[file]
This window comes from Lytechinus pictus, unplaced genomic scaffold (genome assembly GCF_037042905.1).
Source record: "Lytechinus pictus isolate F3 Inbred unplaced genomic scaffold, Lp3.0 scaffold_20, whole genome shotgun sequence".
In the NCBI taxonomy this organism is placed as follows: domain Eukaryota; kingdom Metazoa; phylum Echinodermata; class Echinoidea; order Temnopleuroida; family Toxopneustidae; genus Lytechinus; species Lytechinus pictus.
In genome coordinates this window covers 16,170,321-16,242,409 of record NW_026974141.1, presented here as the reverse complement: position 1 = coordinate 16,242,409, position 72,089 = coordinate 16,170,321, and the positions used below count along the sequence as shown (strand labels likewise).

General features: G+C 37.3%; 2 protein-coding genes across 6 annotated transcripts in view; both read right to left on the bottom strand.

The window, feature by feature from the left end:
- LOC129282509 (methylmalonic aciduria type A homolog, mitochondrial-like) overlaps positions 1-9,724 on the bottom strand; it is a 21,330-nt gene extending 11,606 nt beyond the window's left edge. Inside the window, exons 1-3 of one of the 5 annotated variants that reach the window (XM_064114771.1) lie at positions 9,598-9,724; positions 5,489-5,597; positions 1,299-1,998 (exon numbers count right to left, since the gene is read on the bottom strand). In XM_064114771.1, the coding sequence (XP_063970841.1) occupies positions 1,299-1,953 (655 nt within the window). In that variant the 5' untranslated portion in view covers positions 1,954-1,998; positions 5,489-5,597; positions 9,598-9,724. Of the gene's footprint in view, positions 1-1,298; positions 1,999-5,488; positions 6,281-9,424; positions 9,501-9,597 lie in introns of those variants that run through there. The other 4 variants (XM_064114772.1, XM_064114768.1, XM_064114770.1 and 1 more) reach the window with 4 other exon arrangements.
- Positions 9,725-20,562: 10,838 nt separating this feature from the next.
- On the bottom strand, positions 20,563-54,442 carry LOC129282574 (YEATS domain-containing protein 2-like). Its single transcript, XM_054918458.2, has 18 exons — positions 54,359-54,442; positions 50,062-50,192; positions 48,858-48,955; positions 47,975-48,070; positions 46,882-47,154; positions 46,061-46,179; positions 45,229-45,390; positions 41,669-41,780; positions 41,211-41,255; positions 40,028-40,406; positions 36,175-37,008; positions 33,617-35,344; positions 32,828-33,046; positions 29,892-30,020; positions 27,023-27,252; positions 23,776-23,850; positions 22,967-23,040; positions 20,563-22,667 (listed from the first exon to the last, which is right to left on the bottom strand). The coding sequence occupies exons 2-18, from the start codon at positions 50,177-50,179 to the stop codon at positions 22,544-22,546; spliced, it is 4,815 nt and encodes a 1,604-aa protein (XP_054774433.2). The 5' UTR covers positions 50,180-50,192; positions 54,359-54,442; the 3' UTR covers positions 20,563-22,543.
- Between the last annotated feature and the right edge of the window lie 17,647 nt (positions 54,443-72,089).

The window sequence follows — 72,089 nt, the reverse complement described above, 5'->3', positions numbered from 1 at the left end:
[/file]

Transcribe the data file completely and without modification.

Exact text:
This window comes from Lytechinus pictus, unplaced genomic scaffold (genome assembly GCF_037042905.1).
Source record: "Lytechinus pictus isolate F3 Inbred unplaced genomic scaffold, Lp3.0 scaffold_20, whole genome shotgun sequence".
In the NCBI taxonomy this organism is placed as follows: domain Eukaryota; kingdom Metazoa; phylum Echinodermata; class Echinoidea; order Temnopleuroida; family Toxopneustidae; genus Lytechinus; species Lytechinus pictus.
In genome coordinates this window covers 16,170,321-16,242,409 of record NW_026974141.1, presented here as the reverse complement: position 1 = coordinate 16,242,409, position 72,089 = coordinate 16,170,321, and the positions used below count along the sequence as shown (strand labels likewise).

General features: G+C 37.3%; 2 protein-coding genes across 6 annotated transcripts in view; both read right to left on the bottom strand.

The window, feature by feature from the left end:
- LOC129282509 (methylmalonic aciduria type A homolog, mitochondrial-like) overlaps positions 1-9,724 on the bottom strand; it is a 21,330-nt gene extending 11,606 nt beyond the window's left edge. Inside the window, exons 1-3 of one of the 5 annotated variants that reach the window (XM_064114771.1) lie at positions 9,598-9,724; positions 5,489-5,597; positions 1,299-1,998 (exon numbers count right to left, since the gene is read on the bottom strand). In XM_064114771.1, the coding sequence (XP_063970841.1) occupies positions 1,299-1,953 (655 nt within the window). In that variant the 5' untranslated portion in view covers positions 1,954-1,998; positions 5,489-5,597; positions 9,598-9,724. Of the gene's footprint in view, positions 1-1,298; positions 1,999-5,488; positions 6,281-9,424; positions 9,501-9,597 lie in introns of those variants that run through there. The other 4 variants (XM_064114772.1, XM_064114768.1, XM_064114770.1 and 1 more) reach the window with 4 other exon arrangements.
- Positions 9,725-20,562: 10,838 nt separating this feature from the next.
- On the bottom strand, positions 20,563-54,442 carry LOC129282574 (YEATS domain-containing protein 2-like). Its single transcript, XM_054918458.2, has 18 exons — positions 54,359-54,442; positions 50,062-50,192; positions 48,858-48,955; positions 47,975-48,070; positions 46,882-47,154; positions 46,061-46,179; positions 45,229-45,390; positions 41,669-41,780; positions 41,211-41,255; positions 40,028-40,406; positions 36,175-37,008; positions 33,617-35,344; positions 32,828-33,046; positions 29,892-30,020; positions 27,023-27,252; positions 23,776-23,850; positions 22,967-23,040; positions 20,563-22,667 (listed from the first exon to the last, which is right to left on the bottom strand). The coding sequence occupies exons 2-18, from the start codon at positions 50,177-50,179 to the stop codon at positions 22,544-22,546; spliced, it is 4,815 nt and encodes a 1,604-aa protein (XP_054774433.2). The 5' UTR covers positions 50,180-50,192; positions 54,359-54,442; the 3' UTR covers positions 20,563-22,543.
- Between the last annotated feature and the right edge of the window lie 17,647 nt (positions 54,443-72,089).

The window sequence follows — 72,089 nt, the reverse complement described above, 5'->3', positions numbered from 1 at the left end: